Single parenting

If you’re beginning a new chapter in your life as a single parent, you’re not alone. There are 2.9 million single parent families in the UK. Here’s some tips.

Look after your emotional wellbeing

There are many reasons why people become single parents. You may have planned to parent on your own or perhaps you had expected to raise your baby with your partner. Whatever the circumstances, it’s important to try and care for yourself as well as your new baby.

But babies are time consuming and this is often not as easy as it sounds. It is not uncommon for new parents to experience some anxiety and be emotional after having a baby. You may feel particularly vulnerable if things aren’t as you expected them to be.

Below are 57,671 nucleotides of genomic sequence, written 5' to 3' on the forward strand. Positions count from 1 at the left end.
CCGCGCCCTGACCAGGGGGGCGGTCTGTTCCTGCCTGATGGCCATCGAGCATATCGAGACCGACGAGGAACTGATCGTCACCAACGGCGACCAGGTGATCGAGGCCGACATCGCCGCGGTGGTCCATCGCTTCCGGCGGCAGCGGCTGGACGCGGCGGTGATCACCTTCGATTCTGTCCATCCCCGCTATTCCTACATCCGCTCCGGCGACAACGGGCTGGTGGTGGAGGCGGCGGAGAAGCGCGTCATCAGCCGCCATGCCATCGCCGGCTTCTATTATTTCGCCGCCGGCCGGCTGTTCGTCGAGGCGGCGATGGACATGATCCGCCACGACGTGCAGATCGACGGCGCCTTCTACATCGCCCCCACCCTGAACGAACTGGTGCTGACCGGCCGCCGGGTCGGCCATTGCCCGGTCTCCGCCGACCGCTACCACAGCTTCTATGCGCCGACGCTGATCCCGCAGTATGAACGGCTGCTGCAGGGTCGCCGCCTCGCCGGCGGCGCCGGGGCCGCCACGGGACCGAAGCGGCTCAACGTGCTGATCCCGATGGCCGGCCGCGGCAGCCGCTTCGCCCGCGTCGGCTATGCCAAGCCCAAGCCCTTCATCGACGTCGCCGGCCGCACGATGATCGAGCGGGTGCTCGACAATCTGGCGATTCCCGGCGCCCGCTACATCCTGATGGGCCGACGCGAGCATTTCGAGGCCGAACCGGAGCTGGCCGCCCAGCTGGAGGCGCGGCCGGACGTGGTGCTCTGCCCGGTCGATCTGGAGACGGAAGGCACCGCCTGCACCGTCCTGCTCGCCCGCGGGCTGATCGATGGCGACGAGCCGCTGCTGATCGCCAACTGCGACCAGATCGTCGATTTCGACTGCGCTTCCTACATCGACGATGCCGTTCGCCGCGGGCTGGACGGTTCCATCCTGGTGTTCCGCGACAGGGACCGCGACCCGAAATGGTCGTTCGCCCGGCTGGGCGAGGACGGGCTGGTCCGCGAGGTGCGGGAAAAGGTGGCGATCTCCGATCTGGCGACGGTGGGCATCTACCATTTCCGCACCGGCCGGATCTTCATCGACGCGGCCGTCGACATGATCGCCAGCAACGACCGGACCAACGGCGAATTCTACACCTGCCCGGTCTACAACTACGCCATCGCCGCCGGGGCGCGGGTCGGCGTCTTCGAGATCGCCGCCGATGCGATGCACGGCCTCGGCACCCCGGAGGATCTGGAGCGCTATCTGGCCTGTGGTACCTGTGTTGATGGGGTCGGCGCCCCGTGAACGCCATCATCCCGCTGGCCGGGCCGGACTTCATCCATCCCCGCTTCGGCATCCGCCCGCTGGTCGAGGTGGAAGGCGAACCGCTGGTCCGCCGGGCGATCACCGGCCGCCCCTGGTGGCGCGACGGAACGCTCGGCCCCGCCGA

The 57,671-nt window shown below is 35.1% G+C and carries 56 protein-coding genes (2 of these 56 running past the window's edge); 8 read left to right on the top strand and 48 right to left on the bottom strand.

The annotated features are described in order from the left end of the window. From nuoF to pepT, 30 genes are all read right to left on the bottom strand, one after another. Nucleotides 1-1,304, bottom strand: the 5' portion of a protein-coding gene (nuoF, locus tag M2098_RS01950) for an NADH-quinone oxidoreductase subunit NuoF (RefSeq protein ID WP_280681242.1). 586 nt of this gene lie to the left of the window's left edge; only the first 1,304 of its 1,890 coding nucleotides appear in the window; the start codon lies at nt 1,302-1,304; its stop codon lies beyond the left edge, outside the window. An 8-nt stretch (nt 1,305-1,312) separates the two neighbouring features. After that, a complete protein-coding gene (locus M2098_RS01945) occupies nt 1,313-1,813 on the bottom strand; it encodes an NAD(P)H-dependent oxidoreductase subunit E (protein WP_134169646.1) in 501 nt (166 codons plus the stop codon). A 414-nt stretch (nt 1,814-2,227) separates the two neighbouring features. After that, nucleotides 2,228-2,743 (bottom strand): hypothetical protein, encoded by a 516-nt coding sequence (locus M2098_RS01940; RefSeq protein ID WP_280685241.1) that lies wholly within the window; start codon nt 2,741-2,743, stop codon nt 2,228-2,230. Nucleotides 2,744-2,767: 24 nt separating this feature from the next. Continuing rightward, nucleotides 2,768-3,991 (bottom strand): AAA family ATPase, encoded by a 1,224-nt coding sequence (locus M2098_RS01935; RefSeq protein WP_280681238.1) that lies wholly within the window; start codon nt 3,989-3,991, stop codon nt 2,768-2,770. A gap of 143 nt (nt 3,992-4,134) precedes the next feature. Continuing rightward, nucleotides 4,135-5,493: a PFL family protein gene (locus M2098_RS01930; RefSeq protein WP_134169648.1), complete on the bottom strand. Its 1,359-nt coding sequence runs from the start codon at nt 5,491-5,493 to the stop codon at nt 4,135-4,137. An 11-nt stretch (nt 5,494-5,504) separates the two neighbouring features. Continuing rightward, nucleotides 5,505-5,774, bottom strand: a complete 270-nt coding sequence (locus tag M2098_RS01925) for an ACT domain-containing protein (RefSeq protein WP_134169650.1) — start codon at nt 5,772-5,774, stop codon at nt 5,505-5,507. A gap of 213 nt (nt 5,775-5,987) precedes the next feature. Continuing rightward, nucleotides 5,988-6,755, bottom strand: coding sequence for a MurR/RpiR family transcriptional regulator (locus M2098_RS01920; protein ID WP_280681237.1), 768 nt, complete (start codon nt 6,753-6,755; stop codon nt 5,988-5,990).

If you are feeling low or anxious, please don’t hesitate to tell someone how you feel, such as a family member or trusted friend. You can also talk to your midwife, health visitor or GP. Some people feel very distressed or guilty at feeling low at a time when people may expect them to be happy. Remember that healthcare professionals won’t judge you. They will focus on helping you find the support you need to take care of yourself and your baby. Find out more about your mental health after having a baby.

Build your support network

Remember that you have nothing to prove as a single parent. But don't be afraid to ask for help or take it when offered. It may be helpful to be specific about what friends or family could do to help. There may be times you need run errands, take a break or get some sleep.